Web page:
Big Chicken Maryn McKennaThe following week drew on interviews with authors I met at the Virginia Festival of the Book in Charlottesville ("The Score: Senate Hopefuls, True Crime, Big Chicken, and Dead Center"). It also featured interviews with U.S. Senate candidates Corey Stewart and Nick Freitas. The authors included Bill Sizemore, Radley Balko, Maryn McKenna, and Jason Altmire. Added bonus: Albemarle County Sheriff Chip Harding.

The next episode continued with author interviews from the Virginia Festival of the Book ("The Score: Pentagon Science, Richard Nixon, Social Activists, and Nicotine Regulation"), including Sharon Weinberger, Roben Farzad, and John Farrell. I also introduced a feature called "From the Archives" with Ken Hughes of the Miller Center and talked to Jamie Kirchick of the Brookings Institution and Phil Kerpen of American Commitment.

Seven days later, more author interviews ("The Score: Campus Censors, Grassroots Activism, Chappaquiddick, and More") with Keith Whittington, Emily Dufton, Joe Tone, and Jamie Kirchick, in a return appearance, plus a new weekly film review segment with Tim Hulsey, who took a look at the Ted Kennedy biopic Chappaquiddick. We also remembered the late David Rothbard of CFACT in our "From the Archives" retrospective.

Two weeks ago ("The Score: Barbara Bush, Tom Garrett, and Sgt. Stubby"), we spoke to Barbara Perry of the Miller Center about the late First Lady Barbara Bush, had a lengthy two-part interview with Congressman Tom Garrett (R-VA5), and pulled an interview with GMU Professor Colin Dueck "From the Archives." Tim Hulsey reviewed Sgt. Stubby, an animated film about a military dog in World War I.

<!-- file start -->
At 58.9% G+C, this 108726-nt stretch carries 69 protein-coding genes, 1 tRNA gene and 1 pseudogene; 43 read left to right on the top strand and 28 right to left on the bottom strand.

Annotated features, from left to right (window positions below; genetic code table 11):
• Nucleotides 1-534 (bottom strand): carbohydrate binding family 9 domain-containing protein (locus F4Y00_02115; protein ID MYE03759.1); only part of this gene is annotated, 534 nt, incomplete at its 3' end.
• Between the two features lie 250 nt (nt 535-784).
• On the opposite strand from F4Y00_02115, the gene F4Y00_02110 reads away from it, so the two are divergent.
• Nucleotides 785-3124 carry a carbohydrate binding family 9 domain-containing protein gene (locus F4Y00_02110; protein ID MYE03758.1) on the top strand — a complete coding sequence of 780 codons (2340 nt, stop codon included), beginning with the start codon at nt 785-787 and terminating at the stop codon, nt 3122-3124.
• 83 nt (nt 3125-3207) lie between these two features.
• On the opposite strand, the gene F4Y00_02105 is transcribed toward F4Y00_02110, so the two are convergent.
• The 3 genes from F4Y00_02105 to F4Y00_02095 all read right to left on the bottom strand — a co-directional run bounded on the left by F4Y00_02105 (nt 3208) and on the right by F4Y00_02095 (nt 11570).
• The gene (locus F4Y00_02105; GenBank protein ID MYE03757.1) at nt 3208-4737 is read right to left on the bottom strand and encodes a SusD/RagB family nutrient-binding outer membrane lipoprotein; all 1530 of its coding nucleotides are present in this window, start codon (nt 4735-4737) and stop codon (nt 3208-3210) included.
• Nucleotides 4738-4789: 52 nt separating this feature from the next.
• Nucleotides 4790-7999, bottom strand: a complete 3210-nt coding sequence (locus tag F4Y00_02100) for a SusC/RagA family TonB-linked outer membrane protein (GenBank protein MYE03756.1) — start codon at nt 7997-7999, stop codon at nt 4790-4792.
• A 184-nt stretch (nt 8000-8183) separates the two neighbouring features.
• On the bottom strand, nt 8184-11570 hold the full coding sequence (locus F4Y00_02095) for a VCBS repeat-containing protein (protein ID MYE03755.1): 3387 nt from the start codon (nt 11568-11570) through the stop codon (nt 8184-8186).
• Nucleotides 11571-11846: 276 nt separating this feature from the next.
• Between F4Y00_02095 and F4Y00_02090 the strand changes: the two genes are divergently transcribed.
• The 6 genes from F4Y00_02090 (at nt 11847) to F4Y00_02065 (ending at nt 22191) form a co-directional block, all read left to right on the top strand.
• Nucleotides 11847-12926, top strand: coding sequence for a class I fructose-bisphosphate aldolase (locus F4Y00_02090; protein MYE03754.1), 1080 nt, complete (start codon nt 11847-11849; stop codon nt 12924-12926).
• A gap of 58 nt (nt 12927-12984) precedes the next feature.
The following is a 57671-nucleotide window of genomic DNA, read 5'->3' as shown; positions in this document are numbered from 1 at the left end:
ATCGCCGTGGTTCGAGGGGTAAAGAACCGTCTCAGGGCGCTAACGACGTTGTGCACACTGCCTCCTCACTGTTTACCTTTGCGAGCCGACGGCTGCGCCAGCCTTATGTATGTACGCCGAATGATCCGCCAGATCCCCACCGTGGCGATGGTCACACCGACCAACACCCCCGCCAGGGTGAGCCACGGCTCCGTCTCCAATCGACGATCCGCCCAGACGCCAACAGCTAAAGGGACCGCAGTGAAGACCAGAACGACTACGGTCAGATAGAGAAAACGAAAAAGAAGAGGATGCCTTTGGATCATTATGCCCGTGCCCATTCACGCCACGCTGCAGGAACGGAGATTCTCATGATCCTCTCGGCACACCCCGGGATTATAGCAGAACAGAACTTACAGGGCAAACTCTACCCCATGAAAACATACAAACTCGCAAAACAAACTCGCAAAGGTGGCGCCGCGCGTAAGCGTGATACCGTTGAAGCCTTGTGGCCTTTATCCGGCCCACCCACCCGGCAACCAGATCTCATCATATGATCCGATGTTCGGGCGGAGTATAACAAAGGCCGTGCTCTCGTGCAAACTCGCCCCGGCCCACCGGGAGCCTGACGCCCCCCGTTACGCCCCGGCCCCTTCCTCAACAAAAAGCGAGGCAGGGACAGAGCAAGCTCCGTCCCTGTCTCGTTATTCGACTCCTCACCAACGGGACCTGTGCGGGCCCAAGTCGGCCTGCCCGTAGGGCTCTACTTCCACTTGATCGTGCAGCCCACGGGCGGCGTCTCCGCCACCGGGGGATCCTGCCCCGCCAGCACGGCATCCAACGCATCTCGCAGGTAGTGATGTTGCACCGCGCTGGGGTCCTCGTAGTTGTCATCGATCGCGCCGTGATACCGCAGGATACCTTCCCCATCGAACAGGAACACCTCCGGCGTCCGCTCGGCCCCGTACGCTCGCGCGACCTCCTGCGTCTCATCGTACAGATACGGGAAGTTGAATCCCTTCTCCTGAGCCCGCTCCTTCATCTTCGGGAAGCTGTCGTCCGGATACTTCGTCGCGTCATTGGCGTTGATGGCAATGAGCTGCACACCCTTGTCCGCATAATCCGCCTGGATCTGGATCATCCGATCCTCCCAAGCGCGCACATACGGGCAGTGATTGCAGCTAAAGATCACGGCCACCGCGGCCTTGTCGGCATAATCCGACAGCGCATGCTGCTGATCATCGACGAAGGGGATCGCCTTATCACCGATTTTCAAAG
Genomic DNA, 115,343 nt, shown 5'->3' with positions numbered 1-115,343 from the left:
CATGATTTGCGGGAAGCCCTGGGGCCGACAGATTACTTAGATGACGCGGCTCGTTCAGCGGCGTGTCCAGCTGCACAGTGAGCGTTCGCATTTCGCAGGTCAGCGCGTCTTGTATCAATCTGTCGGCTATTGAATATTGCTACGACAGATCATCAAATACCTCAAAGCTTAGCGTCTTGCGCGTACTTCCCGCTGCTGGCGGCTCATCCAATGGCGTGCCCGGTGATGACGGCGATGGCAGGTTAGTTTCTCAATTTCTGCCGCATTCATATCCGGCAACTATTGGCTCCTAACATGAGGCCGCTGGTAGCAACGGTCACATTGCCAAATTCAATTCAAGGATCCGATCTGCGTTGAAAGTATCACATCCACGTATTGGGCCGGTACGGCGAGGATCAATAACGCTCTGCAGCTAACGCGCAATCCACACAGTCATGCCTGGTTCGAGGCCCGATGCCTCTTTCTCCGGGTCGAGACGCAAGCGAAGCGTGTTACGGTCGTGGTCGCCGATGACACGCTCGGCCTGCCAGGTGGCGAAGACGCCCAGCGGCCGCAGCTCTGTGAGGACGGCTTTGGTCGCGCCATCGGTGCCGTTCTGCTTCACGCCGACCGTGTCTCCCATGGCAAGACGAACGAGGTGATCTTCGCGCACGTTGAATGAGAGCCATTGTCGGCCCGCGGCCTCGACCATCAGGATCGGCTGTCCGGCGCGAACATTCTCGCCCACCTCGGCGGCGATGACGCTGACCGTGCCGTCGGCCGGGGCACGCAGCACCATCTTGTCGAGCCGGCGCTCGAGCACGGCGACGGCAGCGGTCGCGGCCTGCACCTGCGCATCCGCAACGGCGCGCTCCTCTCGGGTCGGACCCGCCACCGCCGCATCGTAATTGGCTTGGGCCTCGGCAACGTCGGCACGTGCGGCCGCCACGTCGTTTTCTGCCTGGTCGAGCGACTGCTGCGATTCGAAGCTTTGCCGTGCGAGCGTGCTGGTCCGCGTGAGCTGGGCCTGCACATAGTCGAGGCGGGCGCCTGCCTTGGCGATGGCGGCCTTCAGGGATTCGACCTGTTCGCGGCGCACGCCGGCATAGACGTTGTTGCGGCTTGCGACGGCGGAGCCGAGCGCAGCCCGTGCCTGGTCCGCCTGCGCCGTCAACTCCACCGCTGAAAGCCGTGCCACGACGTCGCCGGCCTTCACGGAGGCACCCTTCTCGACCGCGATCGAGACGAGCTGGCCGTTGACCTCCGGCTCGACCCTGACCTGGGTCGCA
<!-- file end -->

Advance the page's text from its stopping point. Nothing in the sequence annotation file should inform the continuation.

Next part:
Little Pink House eminent domain KeloLast week's show ("The Score: Madieu Williams, Tim Kaine, Pink House, General Assembly") included an interview with former NFL player and union representative Madieu Williams; a joint interview with David Toscano, minority leader in the House of Delegates, and state Senator Creigh Deeds; excerpts from an interview with Senegal's ambassador to the United States, Babacar Diagne; and an excerpt from a speech at UVA by Senator Tim Kaine; and Tim Hulsey's reviews of Little Pink House and I Can Only Imagine.  The "From the Archives" segment featured author Evan Thomas.

This week's episode (posted just a few hours ago) has interviews with U.S. Senate candidates E.W. Jackson and Nick Freitas; Delegate Rob Bell; and Will Lyster of the Albemarle Charlottesville Historical Society.  Tim Hulsey reviews Avengers: Infinity War and we look back at the 2012 U.S. Senate campaign with E.W. Jackson in "From the Archives."

I'll post these rundowns periodically and -- I hope -- more frequently in the months to come.








Guest Post - Kentucky Derby: the mint julep has always been about staying cool